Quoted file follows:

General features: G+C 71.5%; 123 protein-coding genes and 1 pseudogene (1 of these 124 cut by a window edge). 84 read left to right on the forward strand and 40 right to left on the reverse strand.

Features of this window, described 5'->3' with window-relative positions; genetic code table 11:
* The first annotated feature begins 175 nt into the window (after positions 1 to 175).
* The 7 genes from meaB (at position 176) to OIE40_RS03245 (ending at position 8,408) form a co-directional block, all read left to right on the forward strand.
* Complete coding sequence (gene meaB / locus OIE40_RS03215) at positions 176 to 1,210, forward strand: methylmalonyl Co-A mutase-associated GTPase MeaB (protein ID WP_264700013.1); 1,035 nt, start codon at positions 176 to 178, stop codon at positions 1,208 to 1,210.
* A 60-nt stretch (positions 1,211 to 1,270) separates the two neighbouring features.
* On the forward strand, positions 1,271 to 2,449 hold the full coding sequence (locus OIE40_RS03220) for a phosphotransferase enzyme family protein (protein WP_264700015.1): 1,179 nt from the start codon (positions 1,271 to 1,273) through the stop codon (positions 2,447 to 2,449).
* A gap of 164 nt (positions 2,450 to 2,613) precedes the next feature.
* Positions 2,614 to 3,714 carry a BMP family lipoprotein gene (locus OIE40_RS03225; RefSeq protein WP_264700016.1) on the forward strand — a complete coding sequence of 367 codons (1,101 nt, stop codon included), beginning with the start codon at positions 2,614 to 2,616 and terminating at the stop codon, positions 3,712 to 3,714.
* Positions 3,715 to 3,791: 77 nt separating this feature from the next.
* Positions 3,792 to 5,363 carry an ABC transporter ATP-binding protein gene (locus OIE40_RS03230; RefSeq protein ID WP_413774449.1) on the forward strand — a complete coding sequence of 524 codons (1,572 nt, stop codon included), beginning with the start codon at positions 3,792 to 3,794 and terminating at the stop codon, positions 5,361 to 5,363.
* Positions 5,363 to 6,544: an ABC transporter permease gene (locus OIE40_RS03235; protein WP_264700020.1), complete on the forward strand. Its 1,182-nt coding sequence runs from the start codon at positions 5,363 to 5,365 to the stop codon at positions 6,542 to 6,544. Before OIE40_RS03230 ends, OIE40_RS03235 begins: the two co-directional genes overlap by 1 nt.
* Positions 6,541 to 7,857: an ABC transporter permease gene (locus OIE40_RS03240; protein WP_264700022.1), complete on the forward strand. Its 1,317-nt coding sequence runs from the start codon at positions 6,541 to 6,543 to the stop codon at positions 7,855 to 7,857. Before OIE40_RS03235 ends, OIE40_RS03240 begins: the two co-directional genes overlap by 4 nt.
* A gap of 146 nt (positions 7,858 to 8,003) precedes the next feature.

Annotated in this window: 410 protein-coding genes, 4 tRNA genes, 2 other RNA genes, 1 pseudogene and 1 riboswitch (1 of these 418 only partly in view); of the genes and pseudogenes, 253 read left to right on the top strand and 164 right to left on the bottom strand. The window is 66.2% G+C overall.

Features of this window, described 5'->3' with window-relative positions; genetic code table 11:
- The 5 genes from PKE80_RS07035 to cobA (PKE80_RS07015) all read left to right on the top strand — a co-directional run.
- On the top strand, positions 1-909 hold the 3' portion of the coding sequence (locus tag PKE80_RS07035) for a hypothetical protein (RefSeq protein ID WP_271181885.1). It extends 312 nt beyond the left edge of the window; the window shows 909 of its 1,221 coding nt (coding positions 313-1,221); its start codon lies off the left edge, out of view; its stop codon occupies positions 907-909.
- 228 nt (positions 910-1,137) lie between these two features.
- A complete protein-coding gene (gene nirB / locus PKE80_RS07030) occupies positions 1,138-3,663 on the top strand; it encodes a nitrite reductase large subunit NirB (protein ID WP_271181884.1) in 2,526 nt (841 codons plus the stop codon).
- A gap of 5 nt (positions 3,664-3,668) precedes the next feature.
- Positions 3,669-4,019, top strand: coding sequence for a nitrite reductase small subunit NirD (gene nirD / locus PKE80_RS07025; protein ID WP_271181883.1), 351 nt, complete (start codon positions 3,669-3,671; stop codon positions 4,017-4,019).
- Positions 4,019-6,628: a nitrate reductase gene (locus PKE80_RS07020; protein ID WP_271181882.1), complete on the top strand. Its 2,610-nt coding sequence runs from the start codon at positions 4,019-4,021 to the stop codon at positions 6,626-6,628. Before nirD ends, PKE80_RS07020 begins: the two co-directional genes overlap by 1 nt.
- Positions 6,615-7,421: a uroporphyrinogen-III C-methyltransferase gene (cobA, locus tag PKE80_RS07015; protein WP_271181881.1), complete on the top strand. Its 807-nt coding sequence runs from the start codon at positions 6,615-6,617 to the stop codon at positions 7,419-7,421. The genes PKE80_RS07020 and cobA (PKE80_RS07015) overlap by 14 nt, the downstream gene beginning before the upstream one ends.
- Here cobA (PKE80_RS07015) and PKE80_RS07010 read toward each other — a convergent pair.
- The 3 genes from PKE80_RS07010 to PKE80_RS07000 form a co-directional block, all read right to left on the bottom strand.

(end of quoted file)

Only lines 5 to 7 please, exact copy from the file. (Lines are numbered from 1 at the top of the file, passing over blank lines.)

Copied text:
* Complete coding sequence (gene meaB / locus OIE40_RS03215) at positions 176 to 1,210, forward strand: methylmalonyl Co-A mutase-associated GTPase MeaB (protein ID WP_264700013.1); 1,035 nt, start codon at positions 176 to 178, stop codon at positions 1,208 to 1,210.
* A 60-nt stretch (positions 1,211 to 1,270) separates the two neighbouring features.
* On the forward strand, positions 1,271 to 2,449 hold the full coding sequence (locus OIE40_RS03220) for a phosphotransferase enzyme family protein (protein WP_264700015.1): 1,179 nt from the start codon (positions 1,271 to 1,273) through the stop codon (positions 2,447 to 2,449).